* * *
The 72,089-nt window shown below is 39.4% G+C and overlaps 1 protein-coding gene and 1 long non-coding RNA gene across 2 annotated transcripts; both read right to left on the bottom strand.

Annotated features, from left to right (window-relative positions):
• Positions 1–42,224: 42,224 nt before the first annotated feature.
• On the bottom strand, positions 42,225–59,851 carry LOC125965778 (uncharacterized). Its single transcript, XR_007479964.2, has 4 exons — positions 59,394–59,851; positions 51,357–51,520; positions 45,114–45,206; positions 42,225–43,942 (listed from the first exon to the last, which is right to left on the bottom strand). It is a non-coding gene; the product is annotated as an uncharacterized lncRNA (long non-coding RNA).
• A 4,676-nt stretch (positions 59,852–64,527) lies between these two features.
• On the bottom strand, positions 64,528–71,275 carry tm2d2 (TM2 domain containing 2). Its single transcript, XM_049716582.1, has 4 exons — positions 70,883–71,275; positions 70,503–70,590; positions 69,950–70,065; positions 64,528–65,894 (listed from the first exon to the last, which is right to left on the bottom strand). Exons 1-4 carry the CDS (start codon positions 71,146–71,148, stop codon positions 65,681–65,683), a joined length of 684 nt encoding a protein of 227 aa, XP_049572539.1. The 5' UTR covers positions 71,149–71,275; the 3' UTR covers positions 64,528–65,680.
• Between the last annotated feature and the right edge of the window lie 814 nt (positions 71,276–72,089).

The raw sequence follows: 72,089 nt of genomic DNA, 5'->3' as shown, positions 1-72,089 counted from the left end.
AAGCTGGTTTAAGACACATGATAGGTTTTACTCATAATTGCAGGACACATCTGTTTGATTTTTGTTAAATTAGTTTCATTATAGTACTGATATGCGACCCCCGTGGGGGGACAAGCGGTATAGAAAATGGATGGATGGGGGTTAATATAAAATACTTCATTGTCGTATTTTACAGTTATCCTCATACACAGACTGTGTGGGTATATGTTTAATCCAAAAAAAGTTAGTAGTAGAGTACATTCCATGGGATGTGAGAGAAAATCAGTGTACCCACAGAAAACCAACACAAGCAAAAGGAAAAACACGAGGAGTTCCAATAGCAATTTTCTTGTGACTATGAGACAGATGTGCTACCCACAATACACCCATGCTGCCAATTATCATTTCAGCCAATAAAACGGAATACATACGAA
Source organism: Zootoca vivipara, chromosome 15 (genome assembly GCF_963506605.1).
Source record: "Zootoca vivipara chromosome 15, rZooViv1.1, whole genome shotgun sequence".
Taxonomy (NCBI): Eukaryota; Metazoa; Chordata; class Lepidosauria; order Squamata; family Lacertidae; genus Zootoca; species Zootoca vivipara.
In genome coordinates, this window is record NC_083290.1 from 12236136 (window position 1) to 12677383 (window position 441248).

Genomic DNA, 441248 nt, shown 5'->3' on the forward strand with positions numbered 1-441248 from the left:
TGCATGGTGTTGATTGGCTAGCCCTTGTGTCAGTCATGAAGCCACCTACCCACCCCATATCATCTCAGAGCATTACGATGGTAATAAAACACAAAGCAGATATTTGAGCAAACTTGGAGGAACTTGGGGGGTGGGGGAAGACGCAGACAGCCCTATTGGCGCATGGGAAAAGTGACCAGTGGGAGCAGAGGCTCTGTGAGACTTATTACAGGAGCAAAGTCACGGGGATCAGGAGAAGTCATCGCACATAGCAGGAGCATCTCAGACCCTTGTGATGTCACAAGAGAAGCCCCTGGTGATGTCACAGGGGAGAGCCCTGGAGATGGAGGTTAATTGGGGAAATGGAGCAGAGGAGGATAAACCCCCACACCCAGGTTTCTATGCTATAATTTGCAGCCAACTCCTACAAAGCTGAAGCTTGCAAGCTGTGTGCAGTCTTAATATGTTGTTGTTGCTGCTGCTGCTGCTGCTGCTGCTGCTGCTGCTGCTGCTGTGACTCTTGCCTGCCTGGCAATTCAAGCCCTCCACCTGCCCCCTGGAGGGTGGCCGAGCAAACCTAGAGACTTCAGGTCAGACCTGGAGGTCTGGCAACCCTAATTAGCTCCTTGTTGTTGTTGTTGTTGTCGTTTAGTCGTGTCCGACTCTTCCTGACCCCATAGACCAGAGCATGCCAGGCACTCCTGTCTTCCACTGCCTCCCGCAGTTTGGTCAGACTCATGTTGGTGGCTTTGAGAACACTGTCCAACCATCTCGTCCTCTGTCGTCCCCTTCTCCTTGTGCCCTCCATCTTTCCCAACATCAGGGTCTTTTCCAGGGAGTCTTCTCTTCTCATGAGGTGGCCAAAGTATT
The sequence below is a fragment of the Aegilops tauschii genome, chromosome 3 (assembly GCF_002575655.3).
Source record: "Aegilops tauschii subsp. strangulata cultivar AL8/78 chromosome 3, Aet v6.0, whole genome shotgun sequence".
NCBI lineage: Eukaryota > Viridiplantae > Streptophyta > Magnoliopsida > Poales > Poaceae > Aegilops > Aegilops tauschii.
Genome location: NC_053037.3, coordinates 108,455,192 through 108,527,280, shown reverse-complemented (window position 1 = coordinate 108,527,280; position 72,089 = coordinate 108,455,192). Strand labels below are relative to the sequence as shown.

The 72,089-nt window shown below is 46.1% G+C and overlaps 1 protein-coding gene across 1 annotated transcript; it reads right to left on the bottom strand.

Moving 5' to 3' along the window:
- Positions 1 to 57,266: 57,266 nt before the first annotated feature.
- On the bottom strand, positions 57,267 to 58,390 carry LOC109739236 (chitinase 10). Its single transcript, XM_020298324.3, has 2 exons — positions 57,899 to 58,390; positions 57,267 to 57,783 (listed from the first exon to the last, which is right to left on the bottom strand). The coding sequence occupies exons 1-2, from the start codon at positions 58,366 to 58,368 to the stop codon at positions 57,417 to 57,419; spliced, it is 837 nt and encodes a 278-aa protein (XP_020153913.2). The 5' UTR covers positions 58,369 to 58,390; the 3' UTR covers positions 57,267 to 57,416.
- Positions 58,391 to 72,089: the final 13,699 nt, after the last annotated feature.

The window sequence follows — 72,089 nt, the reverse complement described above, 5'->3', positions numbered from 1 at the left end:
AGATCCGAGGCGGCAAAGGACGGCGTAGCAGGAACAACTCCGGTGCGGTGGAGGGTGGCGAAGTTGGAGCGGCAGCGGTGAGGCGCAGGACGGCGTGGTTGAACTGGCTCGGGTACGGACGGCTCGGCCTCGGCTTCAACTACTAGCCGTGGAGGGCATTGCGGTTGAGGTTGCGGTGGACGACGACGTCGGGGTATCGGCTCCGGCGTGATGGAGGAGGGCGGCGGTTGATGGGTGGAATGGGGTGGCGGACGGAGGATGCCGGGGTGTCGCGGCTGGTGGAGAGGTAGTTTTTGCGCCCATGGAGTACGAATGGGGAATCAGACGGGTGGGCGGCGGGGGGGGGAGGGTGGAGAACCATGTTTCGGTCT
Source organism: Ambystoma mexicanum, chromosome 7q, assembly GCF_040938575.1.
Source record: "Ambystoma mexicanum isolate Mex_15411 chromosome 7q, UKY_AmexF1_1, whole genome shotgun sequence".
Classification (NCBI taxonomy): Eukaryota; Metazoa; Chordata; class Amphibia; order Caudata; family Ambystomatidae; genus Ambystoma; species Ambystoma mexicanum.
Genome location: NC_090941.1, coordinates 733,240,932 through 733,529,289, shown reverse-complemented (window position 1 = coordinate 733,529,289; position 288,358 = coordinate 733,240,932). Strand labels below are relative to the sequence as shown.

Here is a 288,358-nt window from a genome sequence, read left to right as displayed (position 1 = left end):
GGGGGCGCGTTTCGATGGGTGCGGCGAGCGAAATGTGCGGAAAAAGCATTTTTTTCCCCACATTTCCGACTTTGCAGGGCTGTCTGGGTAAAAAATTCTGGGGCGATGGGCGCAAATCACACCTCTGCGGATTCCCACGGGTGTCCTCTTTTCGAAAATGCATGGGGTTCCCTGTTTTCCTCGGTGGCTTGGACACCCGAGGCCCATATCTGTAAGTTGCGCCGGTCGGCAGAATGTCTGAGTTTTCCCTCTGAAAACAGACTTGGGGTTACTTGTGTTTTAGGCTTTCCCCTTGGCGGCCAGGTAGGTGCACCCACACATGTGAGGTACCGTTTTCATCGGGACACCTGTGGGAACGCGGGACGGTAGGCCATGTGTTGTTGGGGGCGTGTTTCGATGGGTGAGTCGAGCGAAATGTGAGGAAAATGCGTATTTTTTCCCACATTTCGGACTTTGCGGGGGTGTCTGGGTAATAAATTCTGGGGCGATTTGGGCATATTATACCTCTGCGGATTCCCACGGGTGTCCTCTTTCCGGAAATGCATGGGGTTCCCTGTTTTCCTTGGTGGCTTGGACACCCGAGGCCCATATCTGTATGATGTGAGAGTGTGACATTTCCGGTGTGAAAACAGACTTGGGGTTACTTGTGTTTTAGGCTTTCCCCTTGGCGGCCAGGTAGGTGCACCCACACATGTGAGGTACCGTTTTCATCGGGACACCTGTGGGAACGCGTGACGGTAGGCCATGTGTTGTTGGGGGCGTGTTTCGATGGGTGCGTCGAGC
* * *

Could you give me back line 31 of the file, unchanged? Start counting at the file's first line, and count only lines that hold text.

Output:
Here is a 288,358-nt window from a genome sequence, read left to right as displayed (position 1 = left end):